Husbands who beat, women who get beaten

According to a report, 50 percent of the women in urban areas of Pakistan admit that their husbands beat them.

Sana Hameed Baba March 16, 2012
What happens when your savior also becomes your enemy? How do you feel when the father of your child emotionally, psychologically, verbally and physically abuses you instead of giving you the respect you deserve? How do you reclaim your self-esteem when he ridicules you and your family and makes you believe every time that it is your fault, when actually it isn’t?

Domestic violence causes far more pain than the visible marks of bruises and scars. It is devastating to be abused by someone that you love and who you think loves you in return, because you’ll always end up forgiving – if not for yourself, then either for the sake of your children and family or to escape ‘divorce’ which remains a taboo for women in our society.

According to a 2009 US State Department report on Pakistan, 50 percent of the women in urban areas of Pakistan admit that their husbands beat them.

In 2009, efforts were in progress on a new domestic violence law in Pakistan. A private bill on domestic violence had been passed in the National Assembly in 2009, which required approval by the Pakistani Senate. However, Council of Islamic Ideology's (CII) warning that a law against domestic violence will ‘push up divorce rates’ coupled with Mohammad Khan Sheerani’s objections (of the JUI-F), led to a deferment of the hearing in the Senate. Since then the government has slept on the matter and the bill has lapsed.

Whereas the need for a domestic violence law is a necessity in Pakistan (as it will undoubtedly assist with abuse cases in the rural areas), I personally doubt such laws will have any impact in the urban areas - as a law is of no use until the people internalize its spirit.

It appears that due to a fault within our social structure, even urban women tend to have a high tolerance for domestic violence. Not only this, but they are often at the forefront of inflicting pain on other women. When the women who were once subjected to violence become mothers of sons themselves, they unfortunately fail to teach their sons the lessons of tolerance and respect and so the cycle of domestic violence continues.

I am not interested in discussing gender discrimination or emphasize on the equality of the sexes in this blog, as I am sure both men and women are equally capable in their respective fields. I simply intend to highlight how a basic humanitarian, infact a rather moral principle seems to be missingin the Pakistani male mindset. Femlaes perhaps reaffirm this when they choose to remain silent in the face of such atrocities.

Even if woman is the weaker sex, it puts all the more moral burden on a man to treat her with dignity. The in-laws must assume responsibility to treat the daughter-in-law with utmost respect as she leaves her own family behind to embrace another.

There is nothing wrong in a woman depending on a man after marriage, but being the breadwinner in the house doesn’t mean that we inculcate an undeserved sense of superiority in men. While sons are taught to have courage merely to fight, we teach daughters to have courage to resist and persevere in the face of even the most brutal physical and mental assault.

As a result, we have raised a nation of very resilient, resourceful, considerate and brave women, but we have also raised a country of spoilt, insecure and violent boys who will resort to violence against those who are weaker.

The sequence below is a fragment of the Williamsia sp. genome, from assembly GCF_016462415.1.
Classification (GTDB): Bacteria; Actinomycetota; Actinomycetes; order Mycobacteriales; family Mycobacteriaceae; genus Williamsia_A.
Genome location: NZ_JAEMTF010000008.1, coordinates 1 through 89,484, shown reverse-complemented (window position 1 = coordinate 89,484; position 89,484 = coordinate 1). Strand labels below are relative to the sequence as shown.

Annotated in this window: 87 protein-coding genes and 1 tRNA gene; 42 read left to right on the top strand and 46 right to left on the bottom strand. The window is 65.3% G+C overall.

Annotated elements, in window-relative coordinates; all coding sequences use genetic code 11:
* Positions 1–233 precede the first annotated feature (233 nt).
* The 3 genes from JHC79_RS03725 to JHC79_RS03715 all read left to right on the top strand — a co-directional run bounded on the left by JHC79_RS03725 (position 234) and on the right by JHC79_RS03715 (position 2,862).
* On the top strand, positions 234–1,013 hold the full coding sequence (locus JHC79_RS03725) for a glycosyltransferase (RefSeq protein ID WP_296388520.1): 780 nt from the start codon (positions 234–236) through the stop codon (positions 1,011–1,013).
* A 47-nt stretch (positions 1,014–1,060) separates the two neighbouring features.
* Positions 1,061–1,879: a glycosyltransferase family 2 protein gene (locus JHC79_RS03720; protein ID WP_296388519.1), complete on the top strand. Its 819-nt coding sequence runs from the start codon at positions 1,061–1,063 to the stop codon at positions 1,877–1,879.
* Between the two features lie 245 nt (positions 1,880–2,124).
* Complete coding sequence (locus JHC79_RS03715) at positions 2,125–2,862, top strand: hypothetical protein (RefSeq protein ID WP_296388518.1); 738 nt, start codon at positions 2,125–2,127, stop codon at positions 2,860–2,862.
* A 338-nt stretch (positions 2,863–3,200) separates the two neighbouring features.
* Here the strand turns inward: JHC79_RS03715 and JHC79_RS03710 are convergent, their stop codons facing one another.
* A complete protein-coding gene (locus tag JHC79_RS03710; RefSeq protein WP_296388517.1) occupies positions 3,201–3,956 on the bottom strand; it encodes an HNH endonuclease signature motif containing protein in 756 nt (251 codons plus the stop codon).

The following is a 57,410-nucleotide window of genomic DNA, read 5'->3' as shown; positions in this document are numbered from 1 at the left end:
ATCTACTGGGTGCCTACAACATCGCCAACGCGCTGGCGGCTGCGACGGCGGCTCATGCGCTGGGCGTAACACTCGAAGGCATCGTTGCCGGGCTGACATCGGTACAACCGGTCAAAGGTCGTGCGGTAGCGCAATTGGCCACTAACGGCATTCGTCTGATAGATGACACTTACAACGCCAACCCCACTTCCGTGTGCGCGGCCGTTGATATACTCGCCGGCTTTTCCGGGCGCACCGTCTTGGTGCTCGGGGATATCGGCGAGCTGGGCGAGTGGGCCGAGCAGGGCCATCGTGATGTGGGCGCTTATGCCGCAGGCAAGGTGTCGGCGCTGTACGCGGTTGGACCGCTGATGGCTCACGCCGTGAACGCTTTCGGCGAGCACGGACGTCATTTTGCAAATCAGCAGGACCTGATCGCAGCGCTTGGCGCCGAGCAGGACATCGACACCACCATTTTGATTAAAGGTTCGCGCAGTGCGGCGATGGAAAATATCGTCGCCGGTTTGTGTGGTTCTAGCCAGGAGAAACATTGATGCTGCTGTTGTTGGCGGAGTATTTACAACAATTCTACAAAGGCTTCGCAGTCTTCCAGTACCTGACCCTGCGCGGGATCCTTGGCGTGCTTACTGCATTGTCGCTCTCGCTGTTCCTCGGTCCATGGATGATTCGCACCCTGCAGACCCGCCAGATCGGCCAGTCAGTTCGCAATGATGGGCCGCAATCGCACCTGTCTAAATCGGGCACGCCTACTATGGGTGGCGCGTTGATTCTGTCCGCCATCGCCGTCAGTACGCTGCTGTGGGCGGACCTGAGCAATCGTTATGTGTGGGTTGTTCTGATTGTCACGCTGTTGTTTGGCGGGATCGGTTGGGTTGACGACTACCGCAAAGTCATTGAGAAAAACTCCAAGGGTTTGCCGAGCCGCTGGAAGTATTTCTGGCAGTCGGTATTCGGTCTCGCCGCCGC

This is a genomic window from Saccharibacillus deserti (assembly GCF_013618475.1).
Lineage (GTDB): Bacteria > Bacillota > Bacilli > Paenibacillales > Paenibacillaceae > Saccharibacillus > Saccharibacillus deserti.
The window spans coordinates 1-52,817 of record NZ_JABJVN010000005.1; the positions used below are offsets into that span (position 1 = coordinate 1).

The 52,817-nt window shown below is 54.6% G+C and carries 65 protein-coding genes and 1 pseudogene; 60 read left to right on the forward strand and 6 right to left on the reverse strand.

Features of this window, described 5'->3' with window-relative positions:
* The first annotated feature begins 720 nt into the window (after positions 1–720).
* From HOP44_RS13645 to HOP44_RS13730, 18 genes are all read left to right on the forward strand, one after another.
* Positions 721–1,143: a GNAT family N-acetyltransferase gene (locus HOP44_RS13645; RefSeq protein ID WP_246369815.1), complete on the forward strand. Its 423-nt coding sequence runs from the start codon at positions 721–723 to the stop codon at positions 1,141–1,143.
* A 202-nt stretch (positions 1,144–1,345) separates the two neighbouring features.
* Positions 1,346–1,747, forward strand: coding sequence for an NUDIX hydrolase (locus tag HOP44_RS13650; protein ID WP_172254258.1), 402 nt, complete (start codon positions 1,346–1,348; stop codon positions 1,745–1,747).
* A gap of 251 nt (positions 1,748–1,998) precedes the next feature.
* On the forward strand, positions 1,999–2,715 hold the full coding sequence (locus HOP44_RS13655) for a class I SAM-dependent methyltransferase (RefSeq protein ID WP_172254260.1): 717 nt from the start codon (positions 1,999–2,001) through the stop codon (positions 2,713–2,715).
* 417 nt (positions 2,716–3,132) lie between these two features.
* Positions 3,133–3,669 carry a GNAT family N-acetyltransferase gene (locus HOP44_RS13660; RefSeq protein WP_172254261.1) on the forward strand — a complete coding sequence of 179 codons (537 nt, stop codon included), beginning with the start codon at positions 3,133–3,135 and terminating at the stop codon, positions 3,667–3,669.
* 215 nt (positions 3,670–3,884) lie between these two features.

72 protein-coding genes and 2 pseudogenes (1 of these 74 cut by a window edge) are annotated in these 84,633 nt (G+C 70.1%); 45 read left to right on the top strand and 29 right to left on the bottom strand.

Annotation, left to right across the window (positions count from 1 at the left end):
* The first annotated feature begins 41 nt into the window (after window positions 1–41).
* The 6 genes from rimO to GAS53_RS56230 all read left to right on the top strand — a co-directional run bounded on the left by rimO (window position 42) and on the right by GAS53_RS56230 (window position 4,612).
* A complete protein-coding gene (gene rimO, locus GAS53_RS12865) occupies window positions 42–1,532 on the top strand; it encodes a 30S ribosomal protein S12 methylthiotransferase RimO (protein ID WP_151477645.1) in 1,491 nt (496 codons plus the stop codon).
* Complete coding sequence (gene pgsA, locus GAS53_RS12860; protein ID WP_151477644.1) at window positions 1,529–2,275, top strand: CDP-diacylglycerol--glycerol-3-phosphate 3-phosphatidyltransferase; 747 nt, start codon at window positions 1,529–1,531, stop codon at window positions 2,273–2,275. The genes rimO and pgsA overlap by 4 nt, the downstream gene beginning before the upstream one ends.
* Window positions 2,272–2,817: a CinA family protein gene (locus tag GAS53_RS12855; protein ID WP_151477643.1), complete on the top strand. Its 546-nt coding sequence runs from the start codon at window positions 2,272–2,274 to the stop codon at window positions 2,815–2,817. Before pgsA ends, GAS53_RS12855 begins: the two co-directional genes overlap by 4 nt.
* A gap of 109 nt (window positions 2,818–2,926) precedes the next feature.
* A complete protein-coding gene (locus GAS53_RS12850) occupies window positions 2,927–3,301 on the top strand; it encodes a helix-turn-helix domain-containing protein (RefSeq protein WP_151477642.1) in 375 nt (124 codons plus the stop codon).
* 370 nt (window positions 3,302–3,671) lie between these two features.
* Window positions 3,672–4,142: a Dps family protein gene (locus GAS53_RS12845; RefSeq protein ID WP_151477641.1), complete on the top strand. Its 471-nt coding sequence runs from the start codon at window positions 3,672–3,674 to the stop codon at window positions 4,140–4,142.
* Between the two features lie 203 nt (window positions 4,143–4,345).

Remember that by remaining silent you are simply an accomplice to the crime committed against you.

 
WRITTEN BY:
Sana Hameed Baba The author is a financial services professional in London and a part-time Bar Professional Training Course (BPTC) student at BPP, as well as a member of Lincoln's Inn. She has been actively involved in youth led initiatives for Pakistan in the UK. She tweets @sana_h_baba (https://twitter.com/Sana_H_Baba), and can be found on Instagram @sana_hameed_baba.
The views expressed by the writer and the reader comments do not necassarily reflect the views and policies of the Express Tribune.

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COMMENTS (76)

Muhammad | 8 years ago | Reply | Recommend In an evil society, the culprits always come up with excuses to justity their crimes. For e.g. instead of realizing their own shortcomings, they try to equate their shortcomings with shortcoming of others. Pakistani society is one such example where men, who in most cases, abuse their wives (which is often supported by religion) and then go on the justify as if it is their God given right to do so. Just mention any evil in the Pakistani society, and you will see that its people will immediately mention similar evils in other socities. Hence proving the point that they support this abuse day in day out.
Vikram | 8 years ago | Reply | Recommend @Shafaq: "If you will go around making your own survey about the problem of domestic violence, your result might match the US survey. I think mothers have a great role in this. And i am talking about the mothers of men rather than those of women. Mothers of women being more optimistic about a better future." Morthers of men and women are not different, Mothers just treat sons and daughters differently.Millions of girls still get their clitorises cut in the name of religion to keep girls moral in Egypt and Africa. It is the mothers who are in thr forefront of this practice. I am sure this practice was invented by men. Things can only change if mothers start treating their daughters in laws as their own daughters. Another factor is "beating of wives is allowed in Islam". There is should be laws against "beating" by any spouse. Girls should be raised to be independent and not tolerate abuse.
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